Los Angeles Daily News
By Doug McIntyre
September 18, 2014
Johnny Rotella never missed this column, but this column will miss Johnny Rotella. Johnny died Thursday just days shy of his 94th birthday.
Ninety-four years is a lot of living, yet in Johnny’s case, it wasn’t quite enough. Until the last week of his life, Rotella enjoyed remarkable health. He was a fixture at jazz clubs and civic events. How can he be gone when there’s still so much music to play, music to write, music to hear?
How can Johnny Rotella be gone when his friend Phil Poulos was saving a chair for him Friday at the monthly Pacific Pioneer Broadcasters’ luncheon?
How can Johnny Rotella be dead when he still found so much joy in life?
Born into a musical family in Jersey City, Johnny Rotella had one passion: music.
That is, until he met and married his second passion, Ann Graziano, who remains Mrs. Johnny Rotella 67 years later.
After serving with the 389th Army Service Forces Band during World War II, Rotella hooked on with the Raymond Scott Orchestra, launching a prolific musical career that continued to his last breath. He quickly moved on to the superstar bands, Tommy Dorsey’s and Benny Goodman’s as well. Goodman brought Johnny west and he decided to make L.A. his home. That was one lucky day for Los Angeles.
A triple-threat instrumentalist, Rotella, a longtime Van Nuys resident, was a master of the saxophone, clarinet and flute, playing with and recording for music icons from Frank Sinatra to Frank Zappa.
“My father loved good music, period,” says Bill Rotella, Johnny’s son and a professional musician himself.
In addition to his work as a studio musician, playing on the soundtracks to countless movies and hit TV shows such as “The Sonny and Cher Show” and “The Andy Williams Show,” Rotella wrote more than 200 songs including compositions with giants like Abbey Lincoln, Johnny Mercer and Sammy Cahn, with whom Rotella wrote his signature song, “Nothing But the Best,” recorded by Sinatra in the 1960s.
But “Nothing But the Best” was more than a song title and the title track to a Sinatra compilation CD issued in 2008; it was Rotella’s personal mantra, his salutation to everyone he met, friend and stranger alike.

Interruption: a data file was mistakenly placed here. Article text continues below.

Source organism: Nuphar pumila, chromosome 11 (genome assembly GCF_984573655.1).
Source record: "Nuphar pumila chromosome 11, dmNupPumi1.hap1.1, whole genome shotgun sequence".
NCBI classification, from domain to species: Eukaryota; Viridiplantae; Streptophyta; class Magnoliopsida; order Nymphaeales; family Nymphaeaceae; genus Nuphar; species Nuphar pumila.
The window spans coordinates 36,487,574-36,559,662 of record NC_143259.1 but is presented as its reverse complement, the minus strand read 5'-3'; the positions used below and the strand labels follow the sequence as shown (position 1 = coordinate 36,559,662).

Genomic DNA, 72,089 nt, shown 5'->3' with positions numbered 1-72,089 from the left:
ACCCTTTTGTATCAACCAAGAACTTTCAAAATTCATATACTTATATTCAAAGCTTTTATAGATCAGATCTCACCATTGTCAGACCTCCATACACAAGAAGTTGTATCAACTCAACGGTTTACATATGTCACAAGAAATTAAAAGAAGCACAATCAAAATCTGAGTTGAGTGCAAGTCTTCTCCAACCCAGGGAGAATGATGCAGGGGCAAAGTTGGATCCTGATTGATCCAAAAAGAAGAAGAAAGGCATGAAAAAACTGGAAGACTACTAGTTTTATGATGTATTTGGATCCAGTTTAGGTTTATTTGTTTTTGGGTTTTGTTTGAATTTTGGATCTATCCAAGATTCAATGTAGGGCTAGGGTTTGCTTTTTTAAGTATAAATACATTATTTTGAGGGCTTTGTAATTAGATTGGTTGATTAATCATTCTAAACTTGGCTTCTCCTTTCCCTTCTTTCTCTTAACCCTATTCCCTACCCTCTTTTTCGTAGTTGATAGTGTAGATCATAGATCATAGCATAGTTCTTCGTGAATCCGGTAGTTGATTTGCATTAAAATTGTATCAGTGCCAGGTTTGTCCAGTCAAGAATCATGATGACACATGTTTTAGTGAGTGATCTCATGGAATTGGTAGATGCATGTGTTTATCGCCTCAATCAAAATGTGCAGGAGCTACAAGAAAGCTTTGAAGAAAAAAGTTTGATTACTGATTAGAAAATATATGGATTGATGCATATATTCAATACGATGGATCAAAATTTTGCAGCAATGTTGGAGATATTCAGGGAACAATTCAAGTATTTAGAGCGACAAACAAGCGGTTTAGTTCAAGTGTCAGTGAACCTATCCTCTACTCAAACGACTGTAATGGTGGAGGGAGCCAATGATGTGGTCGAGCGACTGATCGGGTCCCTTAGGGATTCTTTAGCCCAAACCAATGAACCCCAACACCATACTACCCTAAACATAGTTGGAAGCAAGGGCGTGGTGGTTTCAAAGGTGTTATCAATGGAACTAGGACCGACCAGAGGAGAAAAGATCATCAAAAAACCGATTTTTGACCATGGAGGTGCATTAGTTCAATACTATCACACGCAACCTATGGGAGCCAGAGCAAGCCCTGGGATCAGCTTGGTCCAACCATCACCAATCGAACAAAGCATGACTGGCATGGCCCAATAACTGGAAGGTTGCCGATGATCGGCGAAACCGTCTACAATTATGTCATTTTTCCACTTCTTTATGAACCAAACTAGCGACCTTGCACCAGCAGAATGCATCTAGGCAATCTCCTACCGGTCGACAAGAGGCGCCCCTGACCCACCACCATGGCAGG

He meant it.
As his beloved Ann vanished into the fog of Alz- heimer’s disease, Johnny’s devotion deepened into something far greater than that of kindly caregiver. His love became an inspiration for everyone who was lucky enough to witness it.
Of the hundreds of songs he wrote, none is more personal than the simple ballad for piano and voice he wrote just two weeks ago.
“Every Time I See You” was performed by Johnny for an audience of one at Ann’s bedside.
Music is often the last thread connecting an Alz-heimer’s sufferer with this world. In Johnny and Ann’s story, music was also the first connection.
By his 91st year, Johnny had begun to slow down a bit. But with Johnny, “slow” was a relative term. Bill Rotella had moved back home to keep an eye on his dad but came home one night to discover Johnny’s car gone from the driveway.
Around midnight Johnny walked through the door in a suit sharp enough to slice tomatoes.
“Where have you been?” Bill asked his dad, their roles reversed.
“Freda Payne was at Catalina’s. I know some of the boys in the band. I thought I’d say hello.”
At 10:30 a.m. on Sept. 24, the boys in the band will say goodbye to Johnny Rotella at St. Charles Borromeo in Toluca Lake.
Nothing but the best, Johnny.
Born: 9/?/1920, Jersey City, New Jersey, U.S.A.
Died: 9/11/2014, Los Angeles, California, U.S.A.
Johnny Rotella’s western – songwriter:
Sergeants 3 – 1962 [song "And the Night Wind Sang"]